GAO faults systems for IRS financial woes

The General Accounting Office has once again slammed the IRS for poor financial
management.


In an audit report issued last week, GAO said the tax agency exhibits pervasive
weaknesses in the design and operation of systems management, particularly in
record-keeping and computer security.


The result of the deficiencies, the report said, is the IRS’ inability to
accurately report on tax revenue received, refunds disbursed and taxes receivable from the
public.


“Most of these issues have plagued the IRS since we began auditing the
agency’s financial statements in fiscal year 1992,” said Gregory D. Kutz,
associate director for government accounting and financial management issues at GAO.
“The IRS has had some success in addressing these issues, but many of these problems
will take years to fully correct.”


The agency relies heavily on information systems to process tax returns, maintain
sensitive taxpayer data, calculate interest and penalties, generate refunds and perform
other functions.


Systems weaknesses could render the IRS unable to perform vital functions or result in
the unauthorized disclosure, modification or destruction of taxpayer data, said the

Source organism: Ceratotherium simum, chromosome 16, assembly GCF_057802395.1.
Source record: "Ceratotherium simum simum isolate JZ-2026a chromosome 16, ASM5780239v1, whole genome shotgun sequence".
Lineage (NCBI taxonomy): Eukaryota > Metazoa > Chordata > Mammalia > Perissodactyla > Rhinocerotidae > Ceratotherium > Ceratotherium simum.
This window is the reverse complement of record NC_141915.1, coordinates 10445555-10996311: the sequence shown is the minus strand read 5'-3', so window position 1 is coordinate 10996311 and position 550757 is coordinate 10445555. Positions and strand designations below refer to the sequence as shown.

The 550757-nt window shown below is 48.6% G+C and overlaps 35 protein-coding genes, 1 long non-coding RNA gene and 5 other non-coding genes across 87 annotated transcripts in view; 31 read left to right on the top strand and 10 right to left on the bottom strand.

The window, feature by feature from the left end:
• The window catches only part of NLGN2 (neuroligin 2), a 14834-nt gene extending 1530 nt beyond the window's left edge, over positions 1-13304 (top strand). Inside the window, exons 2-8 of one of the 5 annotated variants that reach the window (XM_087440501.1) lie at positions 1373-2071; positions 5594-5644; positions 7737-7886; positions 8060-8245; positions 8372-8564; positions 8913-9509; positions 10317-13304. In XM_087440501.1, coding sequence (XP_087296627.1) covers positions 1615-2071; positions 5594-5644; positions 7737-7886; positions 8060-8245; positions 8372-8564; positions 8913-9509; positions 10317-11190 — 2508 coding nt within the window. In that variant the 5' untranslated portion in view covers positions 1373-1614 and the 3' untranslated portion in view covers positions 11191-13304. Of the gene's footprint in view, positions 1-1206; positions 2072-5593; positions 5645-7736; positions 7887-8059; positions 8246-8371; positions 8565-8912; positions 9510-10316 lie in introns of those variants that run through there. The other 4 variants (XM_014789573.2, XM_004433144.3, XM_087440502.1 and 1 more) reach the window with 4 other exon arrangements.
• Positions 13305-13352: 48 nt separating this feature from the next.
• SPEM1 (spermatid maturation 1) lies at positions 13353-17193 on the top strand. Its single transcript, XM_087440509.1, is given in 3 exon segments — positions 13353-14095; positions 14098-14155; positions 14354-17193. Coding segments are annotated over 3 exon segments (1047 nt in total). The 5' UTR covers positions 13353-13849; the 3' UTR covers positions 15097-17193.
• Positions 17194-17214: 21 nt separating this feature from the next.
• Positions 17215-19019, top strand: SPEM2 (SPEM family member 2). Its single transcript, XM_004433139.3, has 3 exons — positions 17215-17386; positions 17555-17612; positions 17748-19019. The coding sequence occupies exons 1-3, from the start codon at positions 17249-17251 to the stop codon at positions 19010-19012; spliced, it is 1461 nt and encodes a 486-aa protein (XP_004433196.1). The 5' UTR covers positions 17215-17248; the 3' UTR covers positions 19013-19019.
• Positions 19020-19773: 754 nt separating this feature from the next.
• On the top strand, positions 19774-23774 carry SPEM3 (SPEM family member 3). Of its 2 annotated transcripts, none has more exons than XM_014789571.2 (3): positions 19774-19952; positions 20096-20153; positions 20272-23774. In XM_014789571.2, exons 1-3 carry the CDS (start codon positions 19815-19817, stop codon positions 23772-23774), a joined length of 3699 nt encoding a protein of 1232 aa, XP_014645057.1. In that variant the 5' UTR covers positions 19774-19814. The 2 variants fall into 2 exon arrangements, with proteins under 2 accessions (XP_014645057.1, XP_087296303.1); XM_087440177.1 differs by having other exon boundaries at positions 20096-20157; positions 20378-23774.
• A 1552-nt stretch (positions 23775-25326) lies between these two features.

report, Financial Audit: IRS’ Fiscal Year 1998 Financial Statement.


“The IRS must replace nearly its entire inventory of computer applications and
convert its data on every taxpayer to new systems,” said Donna H. Cunninghame, IRS
chief financial officer. “It must be accomplished in conjunction with redesigned
business practices as part of our overall modernization program, while continuing to
provide service to taxpayers and to respond to ongoing tax law and other changes.”


According to the report, the IRS has improved computer security and has mitigated about
75 percent of the weaknesses identified in GAO’s April 1997 report. But serious
weaknesses remain, GAO said.


“While all our financial systems were not designed to meet today’s standards
and are in noncompliance in some cases, we are planning and implementing interim
solutions,” said Bob Wenzel, IRS deputy commissioner for operations, in a written
response to the GAO audit.


Cunninghame said the fragmented nature of IRS technology creates many of the problems,
such as high cost and poor quality of service to end users, lengthy projects to make
changes, poor data control and inadequate security.


“It is no secret that the IRS suffers from a number of profound and troubling
problems far beyond what GAO highlighted in its report,” Cunninghame said. “Some
of these problems can be remedied within a short period of time with procedural change or
additional resources. But most solutions will require years to plan and
implement.” 

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